The U.S. has 40,460 grocery stores. If you want to see how physical retail might look 20 years from now, you might want to watch the grocery store space over the next three to five years.
If, as I wrote in January, retail’s success in 2021 and beyond will be defined by logistics, grocery is where we will see clear evidence of this — and where grocery stores’ successes and failures will play out in real time.
In grocery, a small number of platforms at scale will emerge to influence the consumer’s relationship with buying food and will power the stores’ ability to serve a consumer who now thinks differently about how, when and for what she uses the physical store.
Of course, Instacart has already done this and has a big head start. Others, like Target with Shipt, are also in the fray. Meanwhile, Amazon and Walmart are leveraging their online and physical store scales, respectively. But there’s room for others to try, and it will be years before we see how it all shakes out.
But what we can say for sure is that platforms like these will become the food-buying hubs for a myriad of grocery stores and food-buying experiences. They will shape how consumers want to buy and fulfill those purchases (in-store, online and pickup), the products they buy when they shop with them (new brands, meals to go, related adjacencies) and, most of all, the stores they choose to shop with.
These platforms will eliminate another consumer friction: drive time. The once tried-and-true cornerstone of grocery stores’ competitive advantage will no longer be a given. Once thought too inconvenient to reach, grocery stores will become a viable part of the consumer’s consideration set and will change grocery’s competitive landscape — as they already have.
The 20 Percent-Plus Factor
Grocery is an enormous retail segment, with $658.1 billion in annual sales projected in 2021, the second-largest retail trade segment. Yet, its growth as a sector has been relatively flat since about 2016 — an average annualized growth of 0.5 percent over the period from 2016 to 2020. Grocery stores fight tooth and nail for the consumer’s share of wallet in their local markets. Until March of 2020, that battle was fought up and down the aisles of the brick-and-mortar grocery store closest to the consumer.
Nearly 100 percent of food purchased to consume at home was bought as part of the weekly Saturday trek to the grocery store, and maybe one or two smaller excursions to pick up a few things here and there during the week. Grocery stores outsourced ordering and delivery logistics to the consumer, and consumers seemed okay with taking that on — organizing one of their precious weekend days around the 43 minutes of in-store shopping time, plus the commute to and from. It wasn’t that online wasn’t an option — it just wasn’t a very good one.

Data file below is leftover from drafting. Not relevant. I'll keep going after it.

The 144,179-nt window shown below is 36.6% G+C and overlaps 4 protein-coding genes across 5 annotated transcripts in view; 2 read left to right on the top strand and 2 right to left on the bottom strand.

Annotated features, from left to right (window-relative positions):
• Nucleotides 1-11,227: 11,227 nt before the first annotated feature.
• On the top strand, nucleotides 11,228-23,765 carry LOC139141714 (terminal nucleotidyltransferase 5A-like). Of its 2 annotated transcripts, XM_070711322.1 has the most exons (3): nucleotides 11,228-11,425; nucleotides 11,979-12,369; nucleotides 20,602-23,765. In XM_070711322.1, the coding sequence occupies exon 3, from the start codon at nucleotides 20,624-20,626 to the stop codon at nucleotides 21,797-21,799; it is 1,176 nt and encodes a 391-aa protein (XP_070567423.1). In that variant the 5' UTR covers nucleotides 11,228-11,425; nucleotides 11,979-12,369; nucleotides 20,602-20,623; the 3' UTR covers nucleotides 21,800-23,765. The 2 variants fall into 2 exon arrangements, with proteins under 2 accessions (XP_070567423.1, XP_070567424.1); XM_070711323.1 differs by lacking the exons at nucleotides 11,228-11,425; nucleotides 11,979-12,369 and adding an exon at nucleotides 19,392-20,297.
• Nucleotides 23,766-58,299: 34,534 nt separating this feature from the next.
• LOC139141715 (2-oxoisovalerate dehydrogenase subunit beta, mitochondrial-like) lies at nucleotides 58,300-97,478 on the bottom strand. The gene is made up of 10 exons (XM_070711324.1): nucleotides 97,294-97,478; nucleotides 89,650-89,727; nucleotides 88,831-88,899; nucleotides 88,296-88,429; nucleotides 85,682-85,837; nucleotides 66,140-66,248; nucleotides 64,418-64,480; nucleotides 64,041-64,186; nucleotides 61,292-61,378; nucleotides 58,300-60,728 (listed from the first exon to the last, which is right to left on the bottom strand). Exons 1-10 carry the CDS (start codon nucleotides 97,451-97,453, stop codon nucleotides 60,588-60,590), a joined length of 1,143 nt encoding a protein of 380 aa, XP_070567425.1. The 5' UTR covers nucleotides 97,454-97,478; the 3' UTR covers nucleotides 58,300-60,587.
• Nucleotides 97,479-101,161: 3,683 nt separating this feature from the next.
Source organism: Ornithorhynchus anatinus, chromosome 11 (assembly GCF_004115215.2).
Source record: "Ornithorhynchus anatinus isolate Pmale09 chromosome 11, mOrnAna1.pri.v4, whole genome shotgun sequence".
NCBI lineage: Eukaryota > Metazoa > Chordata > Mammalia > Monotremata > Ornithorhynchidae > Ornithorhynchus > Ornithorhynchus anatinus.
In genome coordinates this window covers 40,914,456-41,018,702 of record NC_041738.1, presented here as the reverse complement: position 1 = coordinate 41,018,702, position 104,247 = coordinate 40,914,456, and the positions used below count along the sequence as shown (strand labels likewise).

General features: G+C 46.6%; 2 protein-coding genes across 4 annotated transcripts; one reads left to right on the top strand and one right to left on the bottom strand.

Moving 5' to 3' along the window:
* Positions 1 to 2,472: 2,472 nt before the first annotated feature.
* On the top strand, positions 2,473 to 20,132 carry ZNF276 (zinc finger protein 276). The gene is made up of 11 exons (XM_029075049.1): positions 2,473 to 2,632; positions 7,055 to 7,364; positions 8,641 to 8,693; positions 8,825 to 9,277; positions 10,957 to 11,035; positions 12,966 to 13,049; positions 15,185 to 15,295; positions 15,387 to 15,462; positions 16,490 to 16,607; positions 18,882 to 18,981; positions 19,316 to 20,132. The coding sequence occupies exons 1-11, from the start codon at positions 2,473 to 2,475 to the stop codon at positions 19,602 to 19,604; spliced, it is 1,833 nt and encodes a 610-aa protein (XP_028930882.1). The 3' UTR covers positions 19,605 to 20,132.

Peapod introduced consumers to the idea of buying groceries online in 1989. As part of the Ahold-Delhaize supermarket chain, Peapod checked the logistics box, but at the start of that journey, the online ordering experience was largely a #fail. It’s probably not much of an exaggeration to say that it took less time to go to the store and back than it did to navigate the Peapod site to place the weekly shopping order. But since 100 percent of grocery store sales were made in-store, perfecting the online channel was probably not the chain’s highest priority — or anyone else’s, either.
The recently shuttered Amazon Pantry service, which launched in 2014, was also an attempt to chip away at traditional grocery store purchases that added bulk items to the store shopping experience — mostly things like cleaning supplies, laundry detergent and paper towels. It was also complicated for consumers to figure out how to get their boxes filled with just the right amount of stuff, and it was expensive to fill them.
Food delivery in urban areas via suppliers like Fresh Direct started to get traction in major cities, but neither Pantry nor Fresh made enough of an impact for grocery stores to feel a threat. Walmart remained the largest seller of groceries in the U.S. and Kroger remained the largest grocery store chain (and they still do today).
Food consumed away from home was eaten at a restaurant — and most of the time, those two bright lines and budgets were thought of as separate by the consumer, since even though they both involved eating food, the experiences were vastly different.
Since the pandemic, the lines between grocery stores and restaurant food started to blur considerably, as consumers turned to digital methods to buy food that was first entirely, then largely, eaten at home. Grocery stores sold more meals to go, meal kits came back into vogue, and restaurants ramped up their online ordering and turned to aggregators to acquire and serve customers who were eager to keep some part of their restaurant experience alive.
Today, in one of PYMNTS’ latest consumer studies on the grocery shopping habits of U.S. consumers, roughly 80 percent report that they still go to the grocery store to buy their food. What we need to focus on, though, is the 20 percent of consumers who are now buying more of their groceries online than they once did in the physical store — with nearly 60 percent of those digital shifters comprised of the highly coveted millennial and bridge millennial cohorts whose spending power supermarkets want to capture and grow.
When asked about the stickiness of those digital shifts, nearly 80 percent of all of these digital shifters now say that all or most of those habits will become part of their grocery shopping routine.
As consumers increasingly make ordering and logistics the supermarket’s problem to solve — not theirs.
My Time Is Your Friction
Just because consumers are buying groceries online doesn’t necessarily mean they are buying them online from their once physical store go-to — even as most grocery store chains have seen their digital businesses soar over the last 12 months.